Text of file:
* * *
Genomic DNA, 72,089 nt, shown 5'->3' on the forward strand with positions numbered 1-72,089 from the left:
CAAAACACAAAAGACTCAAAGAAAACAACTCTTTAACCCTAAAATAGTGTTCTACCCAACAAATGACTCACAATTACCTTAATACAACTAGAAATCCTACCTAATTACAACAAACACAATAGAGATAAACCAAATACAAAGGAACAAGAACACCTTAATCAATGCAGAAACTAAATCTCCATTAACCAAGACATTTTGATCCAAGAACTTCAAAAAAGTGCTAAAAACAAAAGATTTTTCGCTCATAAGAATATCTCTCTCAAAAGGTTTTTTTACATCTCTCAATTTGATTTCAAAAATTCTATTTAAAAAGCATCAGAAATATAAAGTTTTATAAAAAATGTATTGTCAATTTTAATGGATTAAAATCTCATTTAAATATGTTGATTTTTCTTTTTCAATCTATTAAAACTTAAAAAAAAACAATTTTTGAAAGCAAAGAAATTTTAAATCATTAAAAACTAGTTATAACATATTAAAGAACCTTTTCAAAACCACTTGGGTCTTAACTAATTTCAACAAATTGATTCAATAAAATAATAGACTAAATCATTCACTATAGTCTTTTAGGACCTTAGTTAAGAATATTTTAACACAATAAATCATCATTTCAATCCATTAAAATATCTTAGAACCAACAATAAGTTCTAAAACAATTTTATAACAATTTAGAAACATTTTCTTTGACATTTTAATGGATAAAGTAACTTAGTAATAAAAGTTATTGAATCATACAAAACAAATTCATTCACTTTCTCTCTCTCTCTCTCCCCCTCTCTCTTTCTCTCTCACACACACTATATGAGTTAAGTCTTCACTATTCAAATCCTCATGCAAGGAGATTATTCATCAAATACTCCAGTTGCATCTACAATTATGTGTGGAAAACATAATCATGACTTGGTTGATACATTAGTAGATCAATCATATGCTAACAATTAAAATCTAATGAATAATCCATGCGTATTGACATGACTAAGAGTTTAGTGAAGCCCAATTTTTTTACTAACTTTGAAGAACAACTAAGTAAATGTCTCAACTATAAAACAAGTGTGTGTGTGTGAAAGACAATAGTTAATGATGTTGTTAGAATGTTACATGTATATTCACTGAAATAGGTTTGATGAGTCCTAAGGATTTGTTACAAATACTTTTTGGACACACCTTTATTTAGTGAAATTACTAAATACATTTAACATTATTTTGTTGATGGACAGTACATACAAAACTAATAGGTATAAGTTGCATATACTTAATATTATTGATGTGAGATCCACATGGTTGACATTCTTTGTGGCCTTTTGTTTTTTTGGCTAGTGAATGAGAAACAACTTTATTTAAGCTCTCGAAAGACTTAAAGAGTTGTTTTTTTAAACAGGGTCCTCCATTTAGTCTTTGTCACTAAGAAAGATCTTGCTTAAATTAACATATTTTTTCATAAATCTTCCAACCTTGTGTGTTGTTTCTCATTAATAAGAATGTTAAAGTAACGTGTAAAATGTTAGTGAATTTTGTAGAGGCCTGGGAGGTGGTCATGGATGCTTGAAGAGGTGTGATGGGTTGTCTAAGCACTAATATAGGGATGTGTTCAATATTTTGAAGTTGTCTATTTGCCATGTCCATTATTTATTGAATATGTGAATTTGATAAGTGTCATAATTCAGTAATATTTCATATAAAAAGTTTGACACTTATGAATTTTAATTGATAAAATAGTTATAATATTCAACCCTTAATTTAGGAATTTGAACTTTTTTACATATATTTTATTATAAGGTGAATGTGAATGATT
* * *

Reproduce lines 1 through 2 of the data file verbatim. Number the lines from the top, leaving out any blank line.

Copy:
Genomic DNA, 72,089 nt, shown 5'->3' on the forward strand with positions numbered 1-72,089 from the left:
CAAAACACAAAAGACTCAAAGAAAACAACTCTTTAACCCTAAAATAGTGTTCTACCCAACAAATGACTCACAATTACCTTAATACAACTAGAAATCCTACCTAATTACAACAAACACAATAGAGATAAACCAAATACAAAGGAACAAGAACACCTTAATCAATGCAGAAACTAAATCTCCATTAACCAAGACATTTTGATCCAAGAACTTCAAAAAAGTGCTAAAAACAAAAGATTTTTCGCTCATAAGAATATCTCTCTCAAAAGGTTTTTTTACATCTCTCAATTTGATTTCAAAAATTCTATTTAAAAAGCATCAGAAATATAAAGTTTTATAAAAAATGTATTGTCAATTTTAATGGATTAAAATCTCATTTAAATATGTTGATTTTTCTTTTTCAATCTATTAAAACTTAAAAAAAAACAATTTTTGAAAGCAAAGAAATTTTAAATCATTAAAAACTAGTTATAACATATTAAAGAACCTTTTCAAAACCACTTGGGTCTTAACTAATTTCAACAAATTGATTCAATAAAATAATAGACTAAATCATTCACTATAGTCTTTTAGGACCTTAGTTAAGAATATTTTAACACAATAAATCATCATTTCAATCCATTAAAATATCTTAGAACCAACAATAAGTTCTAAAACAATTTTATAACAATTTAGAAACATTTTCTTTGACATTTTAATGGATAAAGTAACTTAGTAATAAAAGTTATTGAATCATACAAAACAAATTCATTCACTTTCTCTCTCTCTCTCTCCCCCTCTCTCTTTCTCTCTCACACACACTATATGAGTTAAGTCTTCACTATTCAAATCCTCATGCAAGGAGATTATTCATCAAATACTCCAGTTGCATCTACAATTATGTGTGGAAAACATAATCATGACTTGGTTGATACATTAGTAGATCAATCATATGCTAACAATTAAAATCTAATGAATAATCCATGCGTATTGACATGACTAAGAGTTTAGTGAAGCCCAATTTTTTTACTAACTTTGAAGAACAACTAAGTAAATGTCTCAACTATAAAACAAGTGTGTGTGTGTGAAAGACAATAGTTAATGATGTTGTTAGAATGTTACATGTATATTCACTGAAATAGGTTTGATGAGTCCTAAGGATTTGTTACAAATACTTTTTGGACACACCTTTATTTAGTGAAATTACTAAATACATTTAACATTATTTTGTTGATGGACAGTACATACAAAACTAATAGGTATAAGTTGCATATACTTAATATTATTGATGTGAGATCCACATGGTTGACATTCTTTGTGGCCTTTTGTTTTTTTGGCTAGTGAATGAGAAACAACTTTATTTAAGCTCTCGAAAGACTTAAAGAGTTGTTTTTTTAAACAGGGTCCTCCATTTAGTCTTTGTCACTAAGAAAGATCTTGCTTAAATTAACATATTTTTTCATAAATCTTCCAACCTTGTGTGTTGTTTCTCATTAATAAGAATGTTAAAGTAACGTGTAAAATGTTAGTGAATTTTGTAGAGGCCTGGGAGGTGGTCATGGATGCTTGAAGAGGTGTGATGGGTTGTCTAAGCACTAATATAGGGATGTGTTCAATATTTTGAAGTTGTCTATTTGCCATGTCCATTATTTATTGAATATGTGAATTTGATAAGTGTCATAATTCAGTAATATTTCATATAAAAAGTTTGACACTTATGAATTTTAATTGATAAAATAGTTATAATATTCAACCCTTAATTTAGGAATTTGAACTTTTTTACATATATTTTATTATAAGGTGAATGTGAATGATT